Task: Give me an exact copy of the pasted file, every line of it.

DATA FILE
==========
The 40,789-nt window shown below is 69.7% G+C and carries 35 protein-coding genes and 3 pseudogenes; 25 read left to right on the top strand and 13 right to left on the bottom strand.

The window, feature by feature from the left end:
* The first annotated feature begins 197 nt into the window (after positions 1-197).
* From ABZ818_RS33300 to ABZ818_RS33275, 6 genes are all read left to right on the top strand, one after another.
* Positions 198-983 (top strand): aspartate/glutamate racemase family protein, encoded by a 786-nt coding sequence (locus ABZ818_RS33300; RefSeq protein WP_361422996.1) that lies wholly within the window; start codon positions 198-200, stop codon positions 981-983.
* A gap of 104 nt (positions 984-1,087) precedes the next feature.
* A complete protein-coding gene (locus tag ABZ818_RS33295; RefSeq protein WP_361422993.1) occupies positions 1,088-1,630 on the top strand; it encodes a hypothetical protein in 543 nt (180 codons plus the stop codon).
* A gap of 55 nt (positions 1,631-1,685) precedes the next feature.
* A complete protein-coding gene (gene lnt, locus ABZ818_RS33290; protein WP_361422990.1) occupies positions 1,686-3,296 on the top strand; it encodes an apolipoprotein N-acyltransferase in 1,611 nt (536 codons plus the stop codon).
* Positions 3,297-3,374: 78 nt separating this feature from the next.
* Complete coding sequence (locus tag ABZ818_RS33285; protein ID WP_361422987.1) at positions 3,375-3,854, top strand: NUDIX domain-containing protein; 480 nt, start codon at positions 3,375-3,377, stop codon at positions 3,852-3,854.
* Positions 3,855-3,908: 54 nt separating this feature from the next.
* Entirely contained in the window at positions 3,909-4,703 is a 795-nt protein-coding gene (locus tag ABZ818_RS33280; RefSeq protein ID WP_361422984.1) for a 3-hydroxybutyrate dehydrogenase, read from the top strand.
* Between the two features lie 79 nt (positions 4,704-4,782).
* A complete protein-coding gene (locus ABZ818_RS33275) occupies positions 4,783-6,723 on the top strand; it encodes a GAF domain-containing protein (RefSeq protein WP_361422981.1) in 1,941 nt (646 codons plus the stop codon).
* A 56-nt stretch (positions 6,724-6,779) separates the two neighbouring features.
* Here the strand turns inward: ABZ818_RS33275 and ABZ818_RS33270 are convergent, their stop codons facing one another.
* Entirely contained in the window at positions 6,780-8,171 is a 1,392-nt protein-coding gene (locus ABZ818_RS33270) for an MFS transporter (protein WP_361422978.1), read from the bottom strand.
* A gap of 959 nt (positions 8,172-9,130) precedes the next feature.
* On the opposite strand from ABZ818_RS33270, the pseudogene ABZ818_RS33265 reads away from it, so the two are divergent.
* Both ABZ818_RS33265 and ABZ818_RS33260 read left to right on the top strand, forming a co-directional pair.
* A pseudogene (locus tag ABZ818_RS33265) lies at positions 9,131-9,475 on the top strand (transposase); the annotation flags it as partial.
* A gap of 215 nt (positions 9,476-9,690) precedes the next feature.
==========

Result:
The 40,789-nt window shown below is 69.7% G+C and carries 35 protein-coding genes and 3 pseudogenes; 25 read left to right on the top strand and 13 right to left on the bottom strand.

The window, feature by feature from the left end:
* The first annotated feature begins 197 nt into the window (after positions 1-197).
* From ABZ818_RS33300 to ABZ818_RS33275, 6 genes are all read left to right on the top strand, one after another.
* Positions 198-983 (top strand): aspartate/glutamate racemase family protein, encoded by a 786-nt coding sequence (locus ABZ818_RS33300; RefSeq protein WP_361422996.1) that lies wholly within the window; start codon positions 198-200, stop codon positions 981-983.
* A gap of 104 nt (positions 984-1,087) precedes the next feature.
* A complete protein-coding gene (locus tag ABZ818_RS33295; RefSeq protein WP_361422993.1) occupies positions 1,088-1,630 on the top strand; it encodes a hypothetical protein in 543 nt (180 codons plus the stop codon).
* A gap of 55 nt (positions 1,631-1,685) precedes the next feature.
* A complete protein-coding gene (gene lnt, locus ABZ818_RS33290; protein WP_361422990.1) occupies positions 1,686-3,296 on the top strand; it encodes an apolipoprotein N-acyltransferase in 1,611 nt (536 codons plus the stop codon).
* Positions 3,297-3,374: 78 nt separating this feature from the next.
* Complete coding sequence (locus tag ABZ818_RS33285; protein ID WP_361422987.1) at positions 3,375-3,854, top strand: NUDIX domain-containing protein; 480 nt, start codon at positions 3,375-3,377, stop codon at positions 3,852-3,854.
* Positions 3,855-3,908: 54 nt separating this feature from the next.
* Entirely contained in the window at positions 3,909-4,703 is a 795-nt protein-coding gene (locus tag ABZ818_RS33280; RefSeq protein ID WP_361422984.1) for a 3-hydroxybutyrate dehydrogenase, read from the top strand.
* Between the two features lie 79 nt (positions 4,704-4,782).
* A complete protein-coding gene (locus ABZ818_RS33275) occupies positions 4,783-6,723 on the top strand; it encodes a GAF domain-containing protein (RefSeq protein WP_361422981.1) in 1,941 nt (646 codons plus the stop codon).
* A 56-nt stretch (positions 6,724-6,779) separates the two neighbouring features.
* Here the strand turns inward: ABZ818_RS33275 and ABZ818_RS33270 are convergent, their stop codons facing one another.
* Entirely contained in the window at positions 6,780-8,171 is a 1,392-nt protein-coding gene (locus ABZ818_RS33270) for an MFS transporter (protein WP_361422978.1), read from the bottom strand.
* A gap of 959 nt (positions 8,172-9,130) precedes the next feature.
* On the opposite strand from ABZ818_RS33270, the pseudogene ABZ818_RS33265 reads away from it, so the two are divergent.
* Both ABZ818_RS33265 and ABZ818_RS33260 read left to right on the top strand, forming a co-directional pair.
* A pseudogene (locus tag ABZ818_RS33265) lies at positions 9,131-9,475 on the top strand (transposase); the annotation flags it as partial.
* A gap of 215 nt (positions 9,476-9,690) precedes the next feature.